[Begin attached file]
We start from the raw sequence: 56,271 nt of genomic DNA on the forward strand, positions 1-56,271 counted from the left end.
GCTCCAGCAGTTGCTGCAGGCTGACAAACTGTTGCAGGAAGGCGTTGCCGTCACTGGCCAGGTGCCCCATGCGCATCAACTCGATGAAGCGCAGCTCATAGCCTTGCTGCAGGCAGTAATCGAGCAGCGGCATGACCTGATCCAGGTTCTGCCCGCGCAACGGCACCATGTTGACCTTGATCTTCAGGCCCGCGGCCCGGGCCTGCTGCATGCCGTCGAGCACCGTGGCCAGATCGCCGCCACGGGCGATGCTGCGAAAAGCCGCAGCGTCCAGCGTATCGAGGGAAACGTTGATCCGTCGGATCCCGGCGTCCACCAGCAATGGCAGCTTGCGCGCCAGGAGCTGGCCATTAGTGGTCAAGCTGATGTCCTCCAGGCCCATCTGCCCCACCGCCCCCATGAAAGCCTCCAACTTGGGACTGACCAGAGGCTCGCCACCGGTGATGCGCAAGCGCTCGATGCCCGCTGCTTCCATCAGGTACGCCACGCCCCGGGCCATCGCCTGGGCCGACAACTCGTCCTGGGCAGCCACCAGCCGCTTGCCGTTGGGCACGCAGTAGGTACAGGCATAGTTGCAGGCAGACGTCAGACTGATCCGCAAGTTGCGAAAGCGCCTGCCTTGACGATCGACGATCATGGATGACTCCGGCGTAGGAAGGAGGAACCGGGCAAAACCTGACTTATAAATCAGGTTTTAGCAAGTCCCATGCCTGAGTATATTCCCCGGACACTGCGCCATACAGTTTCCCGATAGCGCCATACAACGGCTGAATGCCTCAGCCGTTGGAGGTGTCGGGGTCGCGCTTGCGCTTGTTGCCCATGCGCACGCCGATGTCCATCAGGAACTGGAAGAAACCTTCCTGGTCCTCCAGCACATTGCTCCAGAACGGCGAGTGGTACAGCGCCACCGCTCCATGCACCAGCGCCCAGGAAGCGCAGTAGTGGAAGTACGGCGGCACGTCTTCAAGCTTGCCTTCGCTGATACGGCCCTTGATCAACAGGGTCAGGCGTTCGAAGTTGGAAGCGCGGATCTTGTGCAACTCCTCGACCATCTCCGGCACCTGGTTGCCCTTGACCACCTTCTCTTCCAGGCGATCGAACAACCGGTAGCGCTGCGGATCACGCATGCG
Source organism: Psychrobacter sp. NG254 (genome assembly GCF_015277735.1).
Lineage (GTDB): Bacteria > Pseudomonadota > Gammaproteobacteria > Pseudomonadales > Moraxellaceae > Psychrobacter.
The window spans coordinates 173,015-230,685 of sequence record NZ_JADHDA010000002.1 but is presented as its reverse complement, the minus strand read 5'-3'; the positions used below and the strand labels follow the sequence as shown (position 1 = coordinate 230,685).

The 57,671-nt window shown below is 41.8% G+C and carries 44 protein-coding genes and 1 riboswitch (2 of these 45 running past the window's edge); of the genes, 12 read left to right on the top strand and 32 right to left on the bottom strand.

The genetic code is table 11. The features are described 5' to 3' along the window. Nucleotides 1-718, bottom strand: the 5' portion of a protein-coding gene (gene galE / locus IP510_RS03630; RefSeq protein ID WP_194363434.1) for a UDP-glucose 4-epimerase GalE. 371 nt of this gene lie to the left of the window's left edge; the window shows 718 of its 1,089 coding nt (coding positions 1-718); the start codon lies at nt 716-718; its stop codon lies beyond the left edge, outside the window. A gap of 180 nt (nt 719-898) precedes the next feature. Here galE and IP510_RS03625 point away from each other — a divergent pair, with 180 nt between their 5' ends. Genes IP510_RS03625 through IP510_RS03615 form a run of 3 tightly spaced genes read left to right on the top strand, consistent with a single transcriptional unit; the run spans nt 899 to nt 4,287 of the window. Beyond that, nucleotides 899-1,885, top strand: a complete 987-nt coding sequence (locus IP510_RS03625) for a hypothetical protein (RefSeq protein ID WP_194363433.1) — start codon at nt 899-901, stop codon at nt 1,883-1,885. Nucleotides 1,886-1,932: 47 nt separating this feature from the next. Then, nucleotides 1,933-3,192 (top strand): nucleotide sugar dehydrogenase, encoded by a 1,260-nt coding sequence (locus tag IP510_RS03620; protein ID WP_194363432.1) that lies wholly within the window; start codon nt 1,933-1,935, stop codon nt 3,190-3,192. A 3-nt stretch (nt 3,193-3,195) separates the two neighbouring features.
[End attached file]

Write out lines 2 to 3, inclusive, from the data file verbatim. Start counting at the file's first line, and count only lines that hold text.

GCTCCAGCAGTTGCTGCAGGCTGACAAACTGTTGCAGGAAGGCGTTGCCGTCACTGGCCAGGTGCCCCATGCGCATCAACTCGATGAAGCGCAGCTCATAGCCTTGCTGCAGGCAGTAATCGAGCAGCGGCATGACCTGATCCAGGTTCTGCCCGCGCAACGGCACCATGTTGACCTTGATCTTCAGGCCCGCGGCCCGGGCCTGCTGCATGCCGTCGAGCACCGTGGCCAGATCGCCGCCACGGGCGATGCTGCGAAAAGCCGCAGCGTCCAGCGTATCGAGGGAAACGTTGATCCGTCGGATCCCGGCGTCCACCAGCAATGGCAGCTTGCGCGCCAGGAGCTGGCCATTAGTGGTCAAGCTGATGTCCTCCAGGCCCATCTGCCCCACCGCCCCCATGAAAGCCTCCAACTTGGGACTGACCAGAGGCTCGCCACCGGTGATGCGCAAGCGCTCGATGCCCGCTGCTTCCATCAGGTACGCCACGCCCCGGGCCATCGCCTGGGCCGACAACTCGTCCTGGGCAGCCACCAGCCGCTTGCCGTTGGGCACGCAGTAGGTACAGGCATAGTTGCAGGCAGACGTCAGACTGATCCGCAAGTTGCGAAAGCGCCTGCCTTGACGATCGACGATCATGGATGACTCCGGCGTAGGAAGGAGGAACCGGGCAAAACCTGACTTATAAATCAGGTTTTAGCAAGTCCCATGCCTGAGTATATTCCCCGGACACTGCGCCATACAGTTTCCCGATAGCGCCATACAACGGCTGAATGCCTCAGCCGTTGGAGGTGTCGGGGTCGCGCTTGCGCTTGTTGCCCATGCGCACGCCGATGTCCATCAGGAACTGGAAGAAACCTTCCTGGTCCTCCAGCACATTGCTCCAGAACGGCGAGTGGTACAGCGCCACCGCTCCATGCACCAGCGCCCAGGAAGCGCAGTAGTGGAAGTACGGCGGCACGTCTTCAAGCTTGCCTTCGCTGATACGGCCCTTGATCAACAGGGTCAGGCGTTCGAAGTTGGAAGCGCGGATCTTGTGCAACTCCTCGACCATCTCCGGCACCTGGTTGCCCTTGACCACCTTCTCTTCCAGGCGATCGAACAACCGGTAGCGCTGCGGATCACGCATGCG
Source organism: Psychrobacter sp. NG254 (genome assembly GCF_015277735.1).